Rheumatoid arthritis

Rheumatoid arthritis (RA) is a chronic symmetric polyarticular joint disease that primarily affects the small joints of the hands and feet. It may not only result in severe joint pain, it may also lead to joint deformations and ultimately to loss of function. The cause of RA is not completely understood. It involves genetic and environmental factors (especially smoking) and results in an activation of the immune system followed by articular inflammation.

Signs and Symptoms

The affected joints present with pain, swelling and tenderness associated with morning stiffness and loss of strength. The small joints of hands and feet are the most commonly affected, but larger joints like the shoulder and knee can also be involved. Synovitis can lead to damage of the articular cartilage and bone and to some characteristic joint deformities.


Physical examination of the affected joints combined with imaging techniques (ultrasonography, X-ray, magnetic resonance imaging) provide information on affected joints and articular damage. Differentiation with regard to other chronic inflammatory joint diseases is important. Rheumatoid factor and antibodies against anti-citrullinated protein (ACPAs) are important diagnostic and prognostic markers. Other organs may also be affected (skin, heart, blood vessels, lung, eye, nervous system).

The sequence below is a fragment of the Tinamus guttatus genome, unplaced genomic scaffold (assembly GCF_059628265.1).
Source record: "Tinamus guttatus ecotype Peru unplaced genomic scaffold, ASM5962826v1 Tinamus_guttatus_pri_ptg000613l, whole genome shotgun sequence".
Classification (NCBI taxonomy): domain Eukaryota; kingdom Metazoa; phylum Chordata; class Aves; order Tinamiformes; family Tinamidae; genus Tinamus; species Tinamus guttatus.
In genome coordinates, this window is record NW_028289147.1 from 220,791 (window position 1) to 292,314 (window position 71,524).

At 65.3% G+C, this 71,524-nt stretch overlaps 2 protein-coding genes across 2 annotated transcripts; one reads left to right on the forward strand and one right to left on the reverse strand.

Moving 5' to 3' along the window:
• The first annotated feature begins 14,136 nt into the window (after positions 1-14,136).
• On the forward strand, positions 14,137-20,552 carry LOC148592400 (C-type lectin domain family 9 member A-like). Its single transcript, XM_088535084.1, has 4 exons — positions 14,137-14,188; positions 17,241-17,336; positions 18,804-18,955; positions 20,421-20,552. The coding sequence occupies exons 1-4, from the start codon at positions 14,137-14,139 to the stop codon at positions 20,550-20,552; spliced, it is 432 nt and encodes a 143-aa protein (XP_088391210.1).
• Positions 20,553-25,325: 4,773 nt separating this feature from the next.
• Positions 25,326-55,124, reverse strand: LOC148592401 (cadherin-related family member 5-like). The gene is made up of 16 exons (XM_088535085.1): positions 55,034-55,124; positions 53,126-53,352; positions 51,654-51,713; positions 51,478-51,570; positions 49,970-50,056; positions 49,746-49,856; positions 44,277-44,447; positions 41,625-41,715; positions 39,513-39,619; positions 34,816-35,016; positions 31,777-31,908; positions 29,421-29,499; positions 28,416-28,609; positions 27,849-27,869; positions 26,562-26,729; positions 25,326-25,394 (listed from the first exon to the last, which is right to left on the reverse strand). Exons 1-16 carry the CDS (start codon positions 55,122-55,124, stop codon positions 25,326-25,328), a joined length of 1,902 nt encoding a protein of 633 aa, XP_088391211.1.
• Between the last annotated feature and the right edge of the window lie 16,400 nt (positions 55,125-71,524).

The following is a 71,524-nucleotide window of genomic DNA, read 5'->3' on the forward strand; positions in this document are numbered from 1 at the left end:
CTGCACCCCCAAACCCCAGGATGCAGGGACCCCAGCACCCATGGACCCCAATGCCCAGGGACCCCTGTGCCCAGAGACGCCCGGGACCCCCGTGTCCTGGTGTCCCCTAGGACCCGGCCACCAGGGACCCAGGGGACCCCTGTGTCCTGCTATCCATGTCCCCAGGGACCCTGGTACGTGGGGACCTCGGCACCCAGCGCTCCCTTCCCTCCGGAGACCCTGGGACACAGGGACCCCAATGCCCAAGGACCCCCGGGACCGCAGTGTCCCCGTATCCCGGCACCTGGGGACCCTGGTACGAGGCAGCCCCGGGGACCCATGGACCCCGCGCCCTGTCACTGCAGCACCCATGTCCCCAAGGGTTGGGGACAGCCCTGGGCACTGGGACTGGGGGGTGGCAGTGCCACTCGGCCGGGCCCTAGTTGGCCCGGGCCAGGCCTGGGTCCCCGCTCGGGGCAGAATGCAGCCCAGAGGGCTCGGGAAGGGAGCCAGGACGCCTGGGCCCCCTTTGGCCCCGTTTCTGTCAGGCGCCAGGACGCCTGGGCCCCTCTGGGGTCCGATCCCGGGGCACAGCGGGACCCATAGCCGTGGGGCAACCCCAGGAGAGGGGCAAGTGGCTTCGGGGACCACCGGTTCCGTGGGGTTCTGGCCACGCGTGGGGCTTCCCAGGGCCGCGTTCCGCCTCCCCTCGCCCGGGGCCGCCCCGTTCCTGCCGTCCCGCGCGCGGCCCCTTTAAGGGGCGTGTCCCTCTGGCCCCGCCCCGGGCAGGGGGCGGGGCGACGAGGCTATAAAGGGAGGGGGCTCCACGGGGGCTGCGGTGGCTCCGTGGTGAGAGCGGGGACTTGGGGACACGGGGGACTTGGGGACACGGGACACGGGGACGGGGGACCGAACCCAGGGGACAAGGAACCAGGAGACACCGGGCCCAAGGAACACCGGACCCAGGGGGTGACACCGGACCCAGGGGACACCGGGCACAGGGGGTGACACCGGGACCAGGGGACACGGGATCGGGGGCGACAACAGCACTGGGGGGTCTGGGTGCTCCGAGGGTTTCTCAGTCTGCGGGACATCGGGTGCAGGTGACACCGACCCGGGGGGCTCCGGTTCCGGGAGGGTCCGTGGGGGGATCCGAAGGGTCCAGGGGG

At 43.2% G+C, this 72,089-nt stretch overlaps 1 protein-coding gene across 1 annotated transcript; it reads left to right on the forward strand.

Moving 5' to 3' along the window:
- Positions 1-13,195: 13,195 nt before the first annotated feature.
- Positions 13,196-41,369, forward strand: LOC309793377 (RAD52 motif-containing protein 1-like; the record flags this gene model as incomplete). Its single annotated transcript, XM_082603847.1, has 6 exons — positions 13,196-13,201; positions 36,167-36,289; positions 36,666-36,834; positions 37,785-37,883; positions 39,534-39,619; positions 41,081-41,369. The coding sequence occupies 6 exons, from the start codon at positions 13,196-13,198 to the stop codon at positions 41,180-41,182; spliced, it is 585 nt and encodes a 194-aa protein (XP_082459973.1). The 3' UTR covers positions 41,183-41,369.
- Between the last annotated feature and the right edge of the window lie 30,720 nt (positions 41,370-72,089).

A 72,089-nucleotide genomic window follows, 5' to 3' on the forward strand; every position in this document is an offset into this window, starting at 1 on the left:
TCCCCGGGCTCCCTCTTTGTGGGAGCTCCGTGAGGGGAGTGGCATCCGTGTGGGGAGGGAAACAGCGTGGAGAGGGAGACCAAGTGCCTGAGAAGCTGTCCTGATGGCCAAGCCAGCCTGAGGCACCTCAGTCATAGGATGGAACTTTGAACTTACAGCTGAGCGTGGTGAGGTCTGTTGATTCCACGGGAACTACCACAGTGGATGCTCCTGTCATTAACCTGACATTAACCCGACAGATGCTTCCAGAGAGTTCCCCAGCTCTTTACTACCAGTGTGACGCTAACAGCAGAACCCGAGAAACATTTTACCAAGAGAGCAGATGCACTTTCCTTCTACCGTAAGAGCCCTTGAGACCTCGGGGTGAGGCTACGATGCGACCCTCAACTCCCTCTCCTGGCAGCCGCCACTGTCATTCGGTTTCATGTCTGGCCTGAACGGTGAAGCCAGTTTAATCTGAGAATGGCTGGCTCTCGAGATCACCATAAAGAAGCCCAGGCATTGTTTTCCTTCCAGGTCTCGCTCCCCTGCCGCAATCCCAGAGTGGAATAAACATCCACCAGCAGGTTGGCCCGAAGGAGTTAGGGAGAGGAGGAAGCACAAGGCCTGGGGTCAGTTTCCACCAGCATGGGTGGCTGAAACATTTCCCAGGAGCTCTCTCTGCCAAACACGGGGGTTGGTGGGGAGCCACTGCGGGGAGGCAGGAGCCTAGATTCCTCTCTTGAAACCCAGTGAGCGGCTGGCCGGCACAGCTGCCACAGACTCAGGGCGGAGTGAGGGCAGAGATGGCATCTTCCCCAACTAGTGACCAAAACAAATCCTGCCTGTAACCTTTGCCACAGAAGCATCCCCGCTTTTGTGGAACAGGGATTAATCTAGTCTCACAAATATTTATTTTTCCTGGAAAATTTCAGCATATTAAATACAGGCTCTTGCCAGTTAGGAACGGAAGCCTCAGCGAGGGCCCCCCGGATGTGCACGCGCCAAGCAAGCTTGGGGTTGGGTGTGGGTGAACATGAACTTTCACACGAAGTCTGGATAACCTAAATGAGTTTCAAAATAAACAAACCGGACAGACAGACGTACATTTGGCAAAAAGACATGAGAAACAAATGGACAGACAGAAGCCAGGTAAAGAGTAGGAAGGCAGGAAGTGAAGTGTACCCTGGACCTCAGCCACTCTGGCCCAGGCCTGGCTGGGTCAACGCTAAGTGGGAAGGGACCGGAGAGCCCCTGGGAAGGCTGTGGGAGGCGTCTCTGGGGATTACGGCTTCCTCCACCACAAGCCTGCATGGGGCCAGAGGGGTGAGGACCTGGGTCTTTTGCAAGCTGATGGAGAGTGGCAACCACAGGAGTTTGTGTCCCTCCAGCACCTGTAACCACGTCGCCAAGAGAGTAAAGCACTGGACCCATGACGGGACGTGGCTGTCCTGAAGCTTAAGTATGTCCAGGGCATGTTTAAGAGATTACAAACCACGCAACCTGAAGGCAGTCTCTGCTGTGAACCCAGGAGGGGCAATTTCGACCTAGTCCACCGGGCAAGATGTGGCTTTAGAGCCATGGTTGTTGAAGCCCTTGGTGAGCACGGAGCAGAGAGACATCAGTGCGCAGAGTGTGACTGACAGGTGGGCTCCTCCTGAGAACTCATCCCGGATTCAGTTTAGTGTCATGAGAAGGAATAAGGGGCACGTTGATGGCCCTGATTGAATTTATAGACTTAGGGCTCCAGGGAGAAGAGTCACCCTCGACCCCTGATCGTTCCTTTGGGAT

The aims of treatment include the suppression of inflammatory activity and the progression of joint and bone damage through suppression of the overwhelming immune reaction. Glucocorticosteroids are used in the short-term for inflammatory flare-ups, while waiting for slow-onset drugs to take effect. Disease modifying anti-rheumatic drugs (DMARDs) are used as steroid-sparing agents. These drugs can not only provide pain relief, but also diminish or even completely block progressive joint damage. It has the best results when it is started early and aggressively. Biologic agents are used in patients with insufficient response to conventional DMARDs. These agents inhibit very specifically some inflammatory messengers or cells. Non-pharmacological procedures complement the therapeutic principles.


Our team has established under the auspices of the Swiss Clinical Quality Management Programmes (SCQM) important national and international collaborations.

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